The Morrison government is “very cautious” in considering the Victorian government’s proposal to fly in 120 people — including international students — into the state from May 24. “We will consider Victoria’s quarantine proposal for international students carefully and cautiously,” responds Australian Minister for Education and Youth Alan Tudge on Twitter. “Our priority is the health and economic security of Australians which we do not want to jeopardise.”
The state’s proposal to the federal government will see 120 people — including international students, actors and film crew, and those travelling into the country for business — enter the country each week on top of its quota of returning Australians. Approximately half of the 120 spaces would be allocated to international students; the government would work with universities to determine which degrees could take precedence, said the report. According to The Age, Tudge has confirmed that Victoria was the first Australian state to submit a plan for international students.
“We just received the letter last night, and obviously we’ll carefully look at it, get the advice,” Tudge was quoted saying. “But I want to say that with COVID ravaging throughout the world at the moment, we need to be very cautious about approving any new quarantine plans for anyone other than returning Australians.” Tudge has reiterated that he is unable to make guarantees regarding when international students could return to Australia.
Last month, Tudge said he is “increasingly hopeful” that most international students could return to Australian universities by Semester 1 of 2022 with vaccine rollouts underway. “Since the beginning of the pandemic we have followed the health advice from Australian medical experts, and while I would like to provide certainty and predict a time at which we can welcome back international students in large numbers, I hope you all recognise that the unpredictability of this virus just does not allow me – or anyone else for that matter – to make guarantees,” he said previously.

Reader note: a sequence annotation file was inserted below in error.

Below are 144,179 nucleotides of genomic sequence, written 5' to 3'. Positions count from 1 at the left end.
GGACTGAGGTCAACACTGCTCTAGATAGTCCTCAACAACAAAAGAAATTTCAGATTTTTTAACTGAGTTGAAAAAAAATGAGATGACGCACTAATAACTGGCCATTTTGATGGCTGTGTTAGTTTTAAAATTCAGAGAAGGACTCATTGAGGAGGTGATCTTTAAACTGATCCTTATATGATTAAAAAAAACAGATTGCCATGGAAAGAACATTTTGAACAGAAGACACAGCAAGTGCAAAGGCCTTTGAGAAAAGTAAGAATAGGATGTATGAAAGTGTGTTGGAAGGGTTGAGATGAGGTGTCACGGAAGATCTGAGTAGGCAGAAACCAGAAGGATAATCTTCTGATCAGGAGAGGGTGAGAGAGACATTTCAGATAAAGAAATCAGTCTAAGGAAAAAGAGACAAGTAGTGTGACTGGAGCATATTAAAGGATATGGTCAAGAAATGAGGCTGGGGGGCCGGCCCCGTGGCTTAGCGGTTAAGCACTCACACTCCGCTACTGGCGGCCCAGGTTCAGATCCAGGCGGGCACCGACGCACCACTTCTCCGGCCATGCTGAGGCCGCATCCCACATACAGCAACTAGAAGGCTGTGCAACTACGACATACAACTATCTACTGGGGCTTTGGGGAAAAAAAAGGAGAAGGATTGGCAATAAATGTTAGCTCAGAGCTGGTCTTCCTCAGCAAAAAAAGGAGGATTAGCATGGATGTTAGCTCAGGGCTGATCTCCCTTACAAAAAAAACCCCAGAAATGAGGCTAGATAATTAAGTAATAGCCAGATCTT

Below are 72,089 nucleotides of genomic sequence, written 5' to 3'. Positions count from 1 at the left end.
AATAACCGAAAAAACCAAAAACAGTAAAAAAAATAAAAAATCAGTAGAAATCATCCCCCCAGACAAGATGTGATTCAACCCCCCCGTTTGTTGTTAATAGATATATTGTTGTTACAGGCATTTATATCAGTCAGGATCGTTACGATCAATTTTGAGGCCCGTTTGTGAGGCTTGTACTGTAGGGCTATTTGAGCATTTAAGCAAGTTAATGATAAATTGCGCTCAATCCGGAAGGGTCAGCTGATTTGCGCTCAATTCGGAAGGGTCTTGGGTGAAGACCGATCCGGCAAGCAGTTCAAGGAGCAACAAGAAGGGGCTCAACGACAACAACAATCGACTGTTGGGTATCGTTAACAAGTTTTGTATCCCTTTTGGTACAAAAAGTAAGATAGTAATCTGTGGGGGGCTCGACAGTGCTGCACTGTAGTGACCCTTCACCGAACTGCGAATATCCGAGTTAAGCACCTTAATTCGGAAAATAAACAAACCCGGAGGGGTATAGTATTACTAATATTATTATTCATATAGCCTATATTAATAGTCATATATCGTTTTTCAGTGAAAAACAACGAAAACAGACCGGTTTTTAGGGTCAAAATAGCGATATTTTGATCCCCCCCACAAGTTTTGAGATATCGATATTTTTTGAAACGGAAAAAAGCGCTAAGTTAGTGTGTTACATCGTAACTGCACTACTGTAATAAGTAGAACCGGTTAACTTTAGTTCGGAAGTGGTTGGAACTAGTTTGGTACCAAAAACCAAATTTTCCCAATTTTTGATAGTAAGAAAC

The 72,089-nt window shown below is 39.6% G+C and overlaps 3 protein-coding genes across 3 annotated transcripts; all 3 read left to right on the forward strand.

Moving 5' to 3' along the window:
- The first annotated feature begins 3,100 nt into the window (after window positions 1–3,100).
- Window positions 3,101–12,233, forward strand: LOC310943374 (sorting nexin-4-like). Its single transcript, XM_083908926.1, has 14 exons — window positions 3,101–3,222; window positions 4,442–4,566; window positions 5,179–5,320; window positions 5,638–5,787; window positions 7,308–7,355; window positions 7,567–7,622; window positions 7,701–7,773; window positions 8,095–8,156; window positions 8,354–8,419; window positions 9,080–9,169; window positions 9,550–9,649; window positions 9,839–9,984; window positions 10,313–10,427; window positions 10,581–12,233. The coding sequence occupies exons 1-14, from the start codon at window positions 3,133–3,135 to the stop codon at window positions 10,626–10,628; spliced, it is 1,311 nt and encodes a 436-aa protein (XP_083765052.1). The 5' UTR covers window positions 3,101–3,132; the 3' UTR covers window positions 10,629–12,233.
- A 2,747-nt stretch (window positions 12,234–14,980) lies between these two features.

Conflicting messages from the Morrison government?
The Morrison government has tasked state governments to come up with a proposal to fly international students and foreign workers into the country. International Education Association of Australia (IEAA) CEO Phil Honeywood, however, has previously pointed out the discrepancy, saying: “When we directly lobby our federal politicians to promote student return plans, we are told that state/territory governments have full control of quarantine and we have to persuade them first. However, our discussions with state and territory politicians invariably produce the response that because the federal government controls [the] Border Force, the ADF and international airport arrival caps, they are the ones actually in control!“
According to The Age, Canberra’s two conditions are that the plan must have been approved by the states’ chief health officers and must be in addition to the existing number of Australians returning every week. Tudge insisted Canberra’s priority is the health of Australians and their economic security.
According to the Victorian government, international education has been Victoria’s largest services export industry for over a decade, generating more than 70 billion Australian dollars for the economy at that time. In 2019, the sector generated A$13.7 billion in export revenue for the state.
International education also supported almost 79,000 Victorian jobs in 2018. “Currently, Victoria accounts for almost one-third (32.3%) of Australia’s onshore international students and over the past two decades almost one million international students have graduated from a Victorian school, TAFE, college or university,” it said.
Universities have been pushing for a timeline for the return of international students since the country closed its borders to all non-citizens and non-residents on March 20, 2020.